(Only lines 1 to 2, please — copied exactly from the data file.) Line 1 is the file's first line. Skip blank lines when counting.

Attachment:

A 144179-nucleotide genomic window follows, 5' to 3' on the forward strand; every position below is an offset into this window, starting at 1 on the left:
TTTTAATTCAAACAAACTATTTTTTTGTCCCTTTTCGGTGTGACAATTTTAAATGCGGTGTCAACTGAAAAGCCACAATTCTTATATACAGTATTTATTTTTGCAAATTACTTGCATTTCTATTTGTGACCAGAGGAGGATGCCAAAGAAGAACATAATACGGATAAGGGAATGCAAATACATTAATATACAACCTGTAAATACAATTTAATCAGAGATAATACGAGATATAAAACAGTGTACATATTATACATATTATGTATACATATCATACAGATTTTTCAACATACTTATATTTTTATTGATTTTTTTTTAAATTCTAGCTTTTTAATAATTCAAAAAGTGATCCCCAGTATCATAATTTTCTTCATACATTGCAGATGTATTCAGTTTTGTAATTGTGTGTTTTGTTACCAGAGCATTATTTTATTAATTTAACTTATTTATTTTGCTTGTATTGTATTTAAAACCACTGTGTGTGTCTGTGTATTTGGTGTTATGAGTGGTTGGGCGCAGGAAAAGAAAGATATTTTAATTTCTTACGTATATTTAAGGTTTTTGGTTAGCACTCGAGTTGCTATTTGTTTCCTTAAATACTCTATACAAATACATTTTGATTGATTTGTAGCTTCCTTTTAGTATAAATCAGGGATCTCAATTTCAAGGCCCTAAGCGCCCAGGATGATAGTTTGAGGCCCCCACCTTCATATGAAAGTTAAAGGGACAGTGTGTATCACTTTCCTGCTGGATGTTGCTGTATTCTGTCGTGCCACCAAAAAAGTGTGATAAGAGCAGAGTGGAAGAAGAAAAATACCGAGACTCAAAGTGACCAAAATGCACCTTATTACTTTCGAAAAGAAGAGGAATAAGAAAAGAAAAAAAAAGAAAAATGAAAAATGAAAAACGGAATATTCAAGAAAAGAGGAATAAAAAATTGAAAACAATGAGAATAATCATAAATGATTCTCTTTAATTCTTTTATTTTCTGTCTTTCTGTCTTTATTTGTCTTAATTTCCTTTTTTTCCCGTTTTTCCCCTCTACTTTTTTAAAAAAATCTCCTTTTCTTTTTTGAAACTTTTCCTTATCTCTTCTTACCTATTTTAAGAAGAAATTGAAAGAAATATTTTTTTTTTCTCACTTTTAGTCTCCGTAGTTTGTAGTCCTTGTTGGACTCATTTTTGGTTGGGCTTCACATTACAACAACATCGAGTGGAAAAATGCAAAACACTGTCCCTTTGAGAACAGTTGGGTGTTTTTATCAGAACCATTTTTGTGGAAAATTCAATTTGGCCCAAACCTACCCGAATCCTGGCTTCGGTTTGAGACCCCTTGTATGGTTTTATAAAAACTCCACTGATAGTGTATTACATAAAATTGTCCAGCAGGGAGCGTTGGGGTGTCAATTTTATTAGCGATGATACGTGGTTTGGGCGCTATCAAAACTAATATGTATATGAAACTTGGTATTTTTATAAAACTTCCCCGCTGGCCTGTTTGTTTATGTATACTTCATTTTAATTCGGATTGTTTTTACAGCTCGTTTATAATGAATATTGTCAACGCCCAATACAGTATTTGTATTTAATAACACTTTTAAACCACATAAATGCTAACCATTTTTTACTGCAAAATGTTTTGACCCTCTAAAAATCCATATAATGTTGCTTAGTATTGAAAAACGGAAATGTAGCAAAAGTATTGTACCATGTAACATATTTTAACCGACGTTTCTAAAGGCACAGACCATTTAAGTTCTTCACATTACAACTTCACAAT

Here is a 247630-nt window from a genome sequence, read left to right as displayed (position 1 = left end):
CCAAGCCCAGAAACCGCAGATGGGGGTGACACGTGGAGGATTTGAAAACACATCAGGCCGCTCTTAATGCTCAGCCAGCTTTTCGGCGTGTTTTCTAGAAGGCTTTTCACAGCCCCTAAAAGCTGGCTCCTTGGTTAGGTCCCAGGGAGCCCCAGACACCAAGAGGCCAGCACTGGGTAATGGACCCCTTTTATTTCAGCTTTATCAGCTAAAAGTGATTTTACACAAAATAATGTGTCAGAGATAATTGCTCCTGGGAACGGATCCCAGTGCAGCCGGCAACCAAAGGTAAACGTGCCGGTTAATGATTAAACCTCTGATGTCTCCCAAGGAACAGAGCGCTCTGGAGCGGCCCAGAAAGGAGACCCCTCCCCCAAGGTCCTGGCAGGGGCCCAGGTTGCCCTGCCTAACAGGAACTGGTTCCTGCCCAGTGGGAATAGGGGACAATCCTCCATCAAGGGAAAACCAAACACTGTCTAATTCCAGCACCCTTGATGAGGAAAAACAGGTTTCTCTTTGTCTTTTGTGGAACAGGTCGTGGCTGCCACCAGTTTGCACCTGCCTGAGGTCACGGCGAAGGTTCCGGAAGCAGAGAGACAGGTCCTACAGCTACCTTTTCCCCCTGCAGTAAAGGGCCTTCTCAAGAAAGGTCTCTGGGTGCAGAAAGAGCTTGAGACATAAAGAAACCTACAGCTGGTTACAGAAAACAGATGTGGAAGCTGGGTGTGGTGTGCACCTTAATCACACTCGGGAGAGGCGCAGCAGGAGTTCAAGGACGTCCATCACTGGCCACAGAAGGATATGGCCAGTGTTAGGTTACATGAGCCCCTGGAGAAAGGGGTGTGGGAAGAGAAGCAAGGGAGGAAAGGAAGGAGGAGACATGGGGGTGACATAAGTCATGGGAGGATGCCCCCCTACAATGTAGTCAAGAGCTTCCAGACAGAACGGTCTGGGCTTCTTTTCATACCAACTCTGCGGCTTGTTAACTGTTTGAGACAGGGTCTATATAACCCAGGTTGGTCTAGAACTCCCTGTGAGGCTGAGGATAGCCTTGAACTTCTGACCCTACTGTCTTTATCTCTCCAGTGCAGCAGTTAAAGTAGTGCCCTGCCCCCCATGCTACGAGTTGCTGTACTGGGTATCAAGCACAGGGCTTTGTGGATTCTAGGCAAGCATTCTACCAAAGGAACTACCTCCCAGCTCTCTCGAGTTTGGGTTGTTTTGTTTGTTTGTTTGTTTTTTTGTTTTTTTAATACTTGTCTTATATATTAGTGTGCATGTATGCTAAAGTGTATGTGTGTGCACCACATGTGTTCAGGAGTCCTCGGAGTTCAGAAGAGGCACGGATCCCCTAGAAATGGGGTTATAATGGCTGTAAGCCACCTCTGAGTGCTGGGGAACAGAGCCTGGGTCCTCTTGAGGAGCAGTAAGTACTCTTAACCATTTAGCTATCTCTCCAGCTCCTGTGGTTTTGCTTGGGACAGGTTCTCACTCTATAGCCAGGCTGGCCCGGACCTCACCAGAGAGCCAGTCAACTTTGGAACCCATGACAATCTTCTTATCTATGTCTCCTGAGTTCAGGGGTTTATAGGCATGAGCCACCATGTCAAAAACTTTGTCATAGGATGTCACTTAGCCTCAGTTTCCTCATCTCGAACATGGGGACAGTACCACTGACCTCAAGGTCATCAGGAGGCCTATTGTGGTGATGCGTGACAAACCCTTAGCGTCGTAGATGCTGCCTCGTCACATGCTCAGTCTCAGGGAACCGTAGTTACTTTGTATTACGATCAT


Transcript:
A 144179-nucleotide genomic window follows, 5' to 3' on the forward strand; every position below is an offset into this window, starting at 1 on the left:
TTTTAATTCAAACAAACTATTTTTTTGTCCCTTTTCGGTGTGACAATTTTAAATGCGGTGTCAACTGAAAAGCCACAATTCTTATATACAGTATTTATTTTTGCAAATTACTTGCATTTCTATTTGTGACCAGAGGAGGATGCCAAAGAAGAACATAATACGGATAAGGGAATGCAAATACATTAATATACAACCTGTAAATACAATTTAATCAGAGATAATACGAGATATAAAACAGTGTACATATTATACATATTATGTATACATATCATACAGATTTTTCAACATACTTATATTTTTATTGATTTTTTTTTAAATTCTAGCTTTTTAATAATTCAAAAAGTGATCCCCAGTATCATAATTTTCTTCATACATTGCAGATGTATTCAGTTTTGTAATTGTGTGTTTTGTTACCAGAGCATTATTTTATTAATTTAACTTATTTATTTTGCTTGTATTGTATTTAAAACCACTGTGTGTGTCTGTGTATTTGGTGTTATGAGTGGTTGGGCGCAGGAAAAGAAAGATATTTTAATTTCTTACGTATATTTAAGGTTTTTGGTTAGCACTCGAGTTGCTATTTGTTTCCTTAAATACTCTATACAAATACATTTTGATTGATTTGTAGCTTCCTTTTAGTATAAATCAGGGATCTCAATTTCAAGGCCCTAAGCGCCCAGGATGATAGTTTGAGGCCCCCACCTTCATATGAAAGTTAAAGGGACAGTGTGTATCACTTTCCTGCTGGATGTTGCTGTATTCTGTCGTGCCACCAAAAAAGTGTGATAAGAGCAGAGTGGAAGAAGAAAAATACCGAGACTCAAAGTGACCAAAATGCACCTTATTACTTTCGAAAAGAAGAGGAATAAGAAAAGAAAAAAAAAGAAAAATGAAAAATGAAAAACGGAATATTCAAGAAAAGAGGAATAAAAAATTGAAAACAATGAGAATAATCATAAATGATTCTCTTTAATTCTTTTATTTTCTGTCTTTCTGTCTTTATTTGTCTTAATTTCCTTTTTTTCCCGTTTTTCCCCTCTACTTTTTTAAAAAAATCTCCTTTTCTTTTTTGAAACTTTTCCTTATCTCTTCTTACCTATTTTAAGAAGAAATTGAAAGAAATATTTTTTTTTTCTCACTTTTAGTCTCCGTAGTTTGTAGTCCTTGTTGGACTCATTTTTGGTTGGGCTTCACATTACAACAACATCGAGTGGAAAAATGCAAAACACTGTCCCTTTGAGAACAGTTGGGTGTTTTTATCAGAACCATTTTTGTGGAAAATTCAATTTGGCCCAAACCTACCCGAATCCTGGCTTCGGTTTGAGACCCCTTGTATGGTTTTATAAAAACTCCACTGATAGTGTATTACATAAAATTGTCCAGCAGGGAGCGTTGGGGTGTCAATTTTATTAGCGATGATACGTGGTTTGGGCGCTATCAAAACTAATATGTATATGAAACTTGGTATTTTTATAAAACTTCCCCGCTGGCCTGTTTGTTTATGTATACTTCATTTTAATTCGGATTGTTTTTACAGCTCGTTTATAATGAATATTGTCAACGCCCAATACAGTATTTGTATTTAATAACACTTTTAAACCACATAAATGCTAACCATTTTTTACTGCAAAATGTTTTGACCCTCTAAAAATCCATATAATGTTGCTTAGTATTGAAAAACGGAAATGTAGCAAAAGTATTGTACCATGTAACATATTTTAACCGACGTTTCTAAAGGCACAGACCATTTAAGTTCTTCACATTACAACTTCACAAT